...Perhaps my decoder ring is not working as well as Lawrence's (Martin), but I don't see any U-turns in this. What I see, rather, is a J-turn. It's straight out of Jean Chretien's playbook. You run into too much resistance with a given policy thrust, you take a couple of steps back. Lacking a flashpoint, the issue subsides, your opponents relax their guard -- only to see it come crashing back months or even years later, when the time is right...
...There's another sense in which it is a good thing to seek "consensus" from the opposition. Read the last part of the Prime Minister's remarks: "I don't want to send people into a mission if the opposition is going to, at home, undercut the dangerous work that they are doing in the field." Translated: that's exactly what's happening now.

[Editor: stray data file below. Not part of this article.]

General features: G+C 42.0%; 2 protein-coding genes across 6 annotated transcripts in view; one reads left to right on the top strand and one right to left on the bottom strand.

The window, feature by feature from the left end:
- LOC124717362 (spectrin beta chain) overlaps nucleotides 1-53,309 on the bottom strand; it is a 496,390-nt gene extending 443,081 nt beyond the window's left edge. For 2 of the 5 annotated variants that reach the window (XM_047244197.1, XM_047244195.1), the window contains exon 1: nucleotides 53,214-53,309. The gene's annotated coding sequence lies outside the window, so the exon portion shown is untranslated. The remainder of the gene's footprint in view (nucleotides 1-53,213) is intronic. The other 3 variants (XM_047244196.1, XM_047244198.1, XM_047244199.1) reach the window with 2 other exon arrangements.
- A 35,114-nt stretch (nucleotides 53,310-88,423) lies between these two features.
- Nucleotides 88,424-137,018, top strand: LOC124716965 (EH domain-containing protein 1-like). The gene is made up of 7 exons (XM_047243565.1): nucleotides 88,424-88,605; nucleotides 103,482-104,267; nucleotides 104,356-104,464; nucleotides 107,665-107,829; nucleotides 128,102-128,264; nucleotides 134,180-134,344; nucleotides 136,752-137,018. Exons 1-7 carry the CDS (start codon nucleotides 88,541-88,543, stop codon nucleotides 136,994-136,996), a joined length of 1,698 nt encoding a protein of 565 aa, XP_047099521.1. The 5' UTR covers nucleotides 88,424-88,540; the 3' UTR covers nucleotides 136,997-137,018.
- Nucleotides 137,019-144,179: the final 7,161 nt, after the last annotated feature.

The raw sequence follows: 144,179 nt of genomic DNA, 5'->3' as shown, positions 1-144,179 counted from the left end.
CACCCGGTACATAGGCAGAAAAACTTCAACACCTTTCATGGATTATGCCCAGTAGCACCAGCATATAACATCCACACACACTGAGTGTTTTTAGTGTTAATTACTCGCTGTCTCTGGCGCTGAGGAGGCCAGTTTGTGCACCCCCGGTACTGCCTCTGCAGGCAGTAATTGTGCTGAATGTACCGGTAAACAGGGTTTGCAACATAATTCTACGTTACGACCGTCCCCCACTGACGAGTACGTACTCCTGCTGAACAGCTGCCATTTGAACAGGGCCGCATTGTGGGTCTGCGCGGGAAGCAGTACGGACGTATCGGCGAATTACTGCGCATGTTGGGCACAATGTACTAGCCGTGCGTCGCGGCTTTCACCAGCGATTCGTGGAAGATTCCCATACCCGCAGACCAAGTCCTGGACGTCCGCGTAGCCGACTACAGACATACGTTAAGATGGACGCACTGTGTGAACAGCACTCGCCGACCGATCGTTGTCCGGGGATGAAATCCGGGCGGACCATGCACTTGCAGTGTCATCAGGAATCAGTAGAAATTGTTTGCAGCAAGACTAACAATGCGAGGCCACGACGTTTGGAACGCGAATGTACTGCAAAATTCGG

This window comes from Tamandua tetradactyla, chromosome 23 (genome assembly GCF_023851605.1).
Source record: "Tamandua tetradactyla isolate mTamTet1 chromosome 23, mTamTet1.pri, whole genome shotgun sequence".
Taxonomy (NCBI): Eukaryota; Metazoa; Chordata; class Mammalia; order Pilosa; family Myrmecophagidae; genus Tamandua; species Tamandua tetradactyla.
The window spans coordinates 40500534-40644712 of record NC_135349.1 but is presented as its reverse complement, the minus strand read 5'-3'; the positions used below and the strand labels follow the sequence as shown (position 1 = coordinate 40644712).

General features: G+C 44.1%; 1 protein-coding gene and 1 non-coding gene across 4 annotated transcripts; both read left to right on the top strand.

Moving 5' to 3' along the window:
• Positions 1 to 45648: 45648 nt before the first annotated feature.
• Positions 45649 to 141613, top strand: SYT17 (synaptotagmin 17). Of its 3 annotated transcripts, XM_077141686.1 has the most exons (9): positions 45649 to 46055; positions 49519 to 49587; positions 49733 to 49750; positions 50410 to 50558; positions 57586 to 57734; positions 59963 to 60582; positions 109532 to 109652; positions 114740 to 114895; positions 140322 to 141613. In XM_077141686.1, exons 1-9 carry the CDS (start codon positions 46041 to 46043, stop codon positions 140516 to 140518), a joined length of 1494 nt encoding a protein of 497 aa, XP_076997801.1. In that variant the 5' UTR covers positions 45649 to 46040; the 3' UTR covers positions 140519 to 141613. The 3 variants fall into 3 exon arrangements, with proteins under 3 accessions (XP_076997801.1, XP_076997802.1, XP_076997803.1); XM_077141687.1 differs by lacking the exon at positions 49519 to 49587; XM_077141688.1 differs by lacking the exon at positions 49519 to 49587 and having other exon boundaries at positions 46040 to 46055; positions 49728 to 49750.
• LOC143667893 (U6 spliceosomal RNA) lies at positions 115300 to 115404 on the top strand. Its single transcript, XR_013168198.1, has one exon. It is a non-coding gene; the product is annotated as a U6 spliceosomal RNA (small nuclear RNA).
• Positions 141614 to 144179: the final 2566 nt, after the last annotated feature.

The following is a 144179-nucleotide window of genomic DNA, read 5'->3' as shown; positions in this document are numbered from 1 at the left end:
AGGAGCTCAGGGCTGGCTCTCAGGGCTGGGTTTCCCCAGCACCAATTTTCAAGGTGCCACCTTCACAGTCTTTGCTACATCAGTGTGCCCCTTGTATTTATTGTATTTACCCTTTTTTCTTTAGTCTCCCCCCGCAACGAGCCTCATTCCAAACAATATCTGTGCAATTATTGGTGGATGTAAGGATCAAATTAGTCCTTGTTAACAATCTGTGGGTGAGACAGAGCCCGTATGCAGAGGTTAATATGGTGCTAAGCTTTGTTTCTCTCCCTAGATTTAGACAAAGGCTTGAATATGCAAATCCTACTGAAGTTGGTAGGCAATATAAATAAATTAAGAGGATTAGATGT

The Taliban read the Western press. They are looking for the weak link in the NATO chain, and having found it, they will exploit it -- by killing as many soldiers from that country as they can. If critics of the war should not be accused of supporting the Taliban, neither should critics of the critics be accused of suppressing debate if they point out that there are consequences to their fecklessness. The Prime Minister has invited them to grow up. They should accept.
Ironically, those very values that our sons and daughters are fighting for - democracy and freedom of speech - are putting them at greater risk. The Taliban will strike where it senses weakness.